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Borrowed the seat from my Recycle Recumbent Mach 2 for a test fitting. I like this design because it is the most comfortable recumbent seat I have found.

Short answer: I can trim eight inches from the main tube.

Long answer: Turns out that my measurements from her Burley were not so accurate. She was five inches from reaching the pedals. Using the seat back support idea from Recycled Recumbents and I can trim an additional three inches from the top tube. I will cut and bent the seat stays so that they attach at the same level as the main tube.

My only concern at the moment is that when seated she cannot reach the ground.
 
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My only concern at the moment is that when seated she cannot reach the ground.
Never ridden a tandem from either position , however I would have though that was both mandatory AND crucial ?

How many inches is she short ?

Would 24" or 20" wheels help ?
 
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She is a couple inches short of touching. We will talk after she gets off from work tonight. I might drop the back of the main tube and not shorten the length. I'll also put the frame that I have into the bed of her truck to get an idea how the overall length affects hauling it.
 
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Don't forget it will also effect turning circle ?
 
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Don't forget it will also effect turning circle ?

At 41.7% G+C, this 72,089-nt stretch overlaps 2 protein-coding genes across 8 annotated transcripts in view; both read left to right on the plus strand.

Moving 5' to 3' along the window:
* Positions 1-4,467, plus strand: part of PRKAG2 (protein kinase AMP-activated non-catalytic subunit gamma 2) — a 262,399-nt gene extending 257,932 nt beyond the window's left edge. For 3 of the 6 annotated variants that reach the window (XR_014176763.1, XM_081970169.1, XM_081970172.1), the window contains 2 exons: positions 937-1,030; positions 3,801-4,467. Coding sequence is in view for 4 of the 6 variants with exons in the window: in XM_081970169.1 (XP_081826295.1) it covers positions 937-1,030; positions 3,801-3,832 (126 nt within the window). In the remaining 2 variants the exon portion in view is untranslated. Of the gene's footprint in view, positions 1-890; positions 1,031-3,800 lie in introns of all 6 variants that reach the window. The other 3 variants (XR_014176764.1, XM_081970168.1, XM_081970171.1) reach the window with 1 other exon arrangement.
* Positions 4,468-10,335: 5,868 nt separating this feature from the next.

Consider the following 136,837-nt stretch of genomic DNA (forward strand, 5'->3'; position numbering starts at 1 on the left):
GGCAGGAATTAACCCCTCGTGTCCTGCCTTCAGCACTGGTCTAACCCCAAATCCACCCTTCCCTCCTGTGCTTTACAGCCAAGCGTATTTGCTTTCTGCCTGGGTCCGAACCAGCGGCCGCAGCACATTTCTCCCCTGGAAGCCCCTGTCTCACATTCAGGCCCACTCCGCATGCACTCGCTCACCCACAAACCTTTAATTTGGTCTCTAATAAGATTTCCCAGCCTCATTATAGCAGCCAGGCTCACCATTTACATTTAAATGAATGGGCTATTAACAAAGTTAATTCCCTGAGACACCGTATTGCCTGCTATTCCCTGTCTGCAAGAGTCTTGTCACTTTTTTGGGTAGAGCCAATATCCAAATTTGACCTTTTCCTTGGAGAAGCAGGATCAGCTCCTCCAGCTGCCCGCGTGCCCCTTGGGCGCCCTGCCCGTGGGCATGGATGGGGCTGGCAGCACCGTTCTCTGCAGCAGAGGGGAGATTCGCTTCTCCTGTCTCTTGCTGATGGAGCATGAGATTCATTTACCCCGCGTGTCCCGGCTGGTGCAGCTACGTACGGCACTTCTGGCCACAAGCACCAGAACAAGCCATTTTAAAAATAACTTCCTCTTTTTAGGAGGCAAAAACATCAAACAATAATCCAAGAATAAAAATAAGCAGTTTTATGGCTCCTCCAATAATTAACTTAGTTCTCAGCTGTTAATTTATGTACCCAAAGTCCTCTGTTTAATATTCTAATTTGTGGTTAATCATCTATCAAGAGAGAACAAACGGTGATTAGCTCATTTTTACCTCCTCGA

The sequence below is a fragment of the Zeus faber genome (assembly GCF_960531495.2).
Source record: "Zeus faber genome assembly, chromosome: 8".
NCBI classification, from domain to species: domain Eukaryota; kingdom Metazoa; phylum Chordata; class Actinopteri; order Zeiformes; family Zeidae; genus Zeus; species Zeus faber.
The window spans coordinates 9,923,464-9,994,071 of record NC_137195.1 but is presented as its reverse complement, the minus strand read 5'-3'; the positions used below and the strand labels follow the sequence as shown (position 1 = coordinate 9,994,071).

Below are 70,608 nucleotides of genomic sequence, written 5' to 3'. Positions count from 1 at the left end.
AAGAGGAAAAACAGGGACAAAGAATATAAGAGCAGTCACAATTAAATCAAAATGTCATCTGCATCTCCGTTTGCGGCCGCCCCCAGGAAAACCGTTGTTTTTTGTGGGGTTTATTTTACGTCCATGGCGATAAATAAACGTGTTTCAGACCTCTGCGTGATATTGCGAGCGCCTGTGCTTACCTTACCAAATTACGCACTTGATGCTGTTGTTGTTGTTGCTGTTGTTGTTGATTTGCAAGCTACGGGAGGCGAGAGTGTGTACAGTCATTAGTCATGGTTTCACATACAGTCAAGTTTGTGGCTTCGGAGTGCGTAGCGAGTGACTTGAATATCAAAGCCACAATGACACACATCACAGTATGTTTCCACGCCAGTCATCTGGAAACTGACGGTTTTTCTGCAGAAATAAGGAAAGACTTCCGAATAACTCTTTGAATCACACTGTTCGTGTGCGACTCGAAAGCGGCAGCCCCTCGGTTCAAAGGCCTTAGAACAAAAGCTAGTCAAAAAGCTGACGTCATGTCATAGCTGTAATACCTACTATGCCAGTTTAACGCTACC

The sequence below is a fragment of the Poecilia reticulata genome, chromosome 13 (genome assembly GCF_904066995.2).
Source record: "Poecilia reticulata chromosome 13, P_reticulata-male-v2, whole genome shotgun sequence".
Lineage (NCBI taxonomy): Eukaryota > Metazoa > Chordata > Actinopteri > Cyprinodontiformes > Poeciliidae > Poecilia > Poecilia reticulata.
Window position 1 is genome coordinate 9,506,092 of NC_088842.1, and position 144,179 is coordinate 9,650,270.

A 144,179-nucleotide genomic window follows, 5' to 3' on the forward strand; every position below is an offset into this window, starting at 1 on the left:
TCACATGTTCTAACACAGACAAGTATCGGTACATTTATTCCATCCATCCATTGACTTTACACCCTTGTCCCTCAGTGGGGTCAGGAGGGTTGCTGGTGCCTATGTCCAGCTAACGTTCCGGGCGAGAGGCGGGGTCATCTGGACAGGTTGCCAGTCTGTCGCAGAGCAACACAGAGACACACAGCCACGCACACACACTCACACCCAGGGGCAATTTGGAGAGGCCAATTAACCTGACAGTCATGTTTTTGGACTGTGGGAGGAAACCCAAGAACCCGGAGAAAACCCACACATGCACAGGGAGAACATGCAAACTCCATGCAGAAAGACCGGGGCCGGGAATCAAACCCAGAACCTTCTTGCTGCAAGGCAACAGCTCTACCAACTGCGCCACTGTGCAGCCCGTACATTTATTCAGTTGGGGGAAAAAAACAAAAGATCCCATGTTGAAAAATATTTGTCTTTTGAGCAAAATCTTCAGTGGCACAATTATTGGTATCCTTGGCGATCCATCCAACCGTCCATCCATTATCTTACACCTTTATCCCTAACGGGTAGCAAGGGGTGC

Thank you for the reminder. You are talking about overall length, correct? Yes, I am aware. Not sure how much better a 72" wheelbase is over an 80" wheelbase. I am also somewhat familiar with this because of the 70 wheelbase on my RR Mach 2.

We have talked about the fact that she will provide the main power for u-turns since my MBB will be far to one side making pedaling difficult. We will give it a good test run before final paint in case adjustment (major or minor) need to be made.
 
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Got a little more progress completed. Welded up the second seat frame and made some modifications to the frame completing the basic shape of the frame. Stoker's seat height was reduced by three inches, about as low as I felt the frame would support, and the frame was shortened lengthwise by five inches. Overall length is now 104 inches (8' 8"), not bad so far as I can tell.

Now I must finish the seats, plus get the seat mounts and stoker's handlebar mount fabricated so that we can take a test ride. That is when I will really find out if major changes are required.

 
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Looking good...
 
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Made some more progress, both seats are complete along with their supporting components. Put the drives in place to give it a test. The steering seems a little heavy but that could be several things... the mountain bike tires, the nature of a tandem, MBB design, or I didn't build it correctly. I'm not sure what it is. The only other concern at this point is that my knees were touching the handlebars but I may have come up with a solution. That gooseneck sticks out pretty far, I can cut a wide notch and bend a good part of the extension up and back. This will move the handlebars up and back about 2 inches.

Of course, any thoughts or suggestions would be appreciated.

 
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Looking good.

Maybe get up a little speed and then remove your feet from the pedals ? and see if the steering is still heavy ?

It appears heavy on my Python at first however it is just your legs not used to 'helping ' with the steering , once you have a few miles on it they may start co-operating and it could feel better ;)

Else is there some room to get the pilots seat further back ? then the pedals could also be further back that should reduce the pedal leverage distance from the head tube a bit ?
 
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Using lower gears and taking some time to get used to it will help. However, I believe that the long wheelbase is part of the problem. More practice is in order before making changes.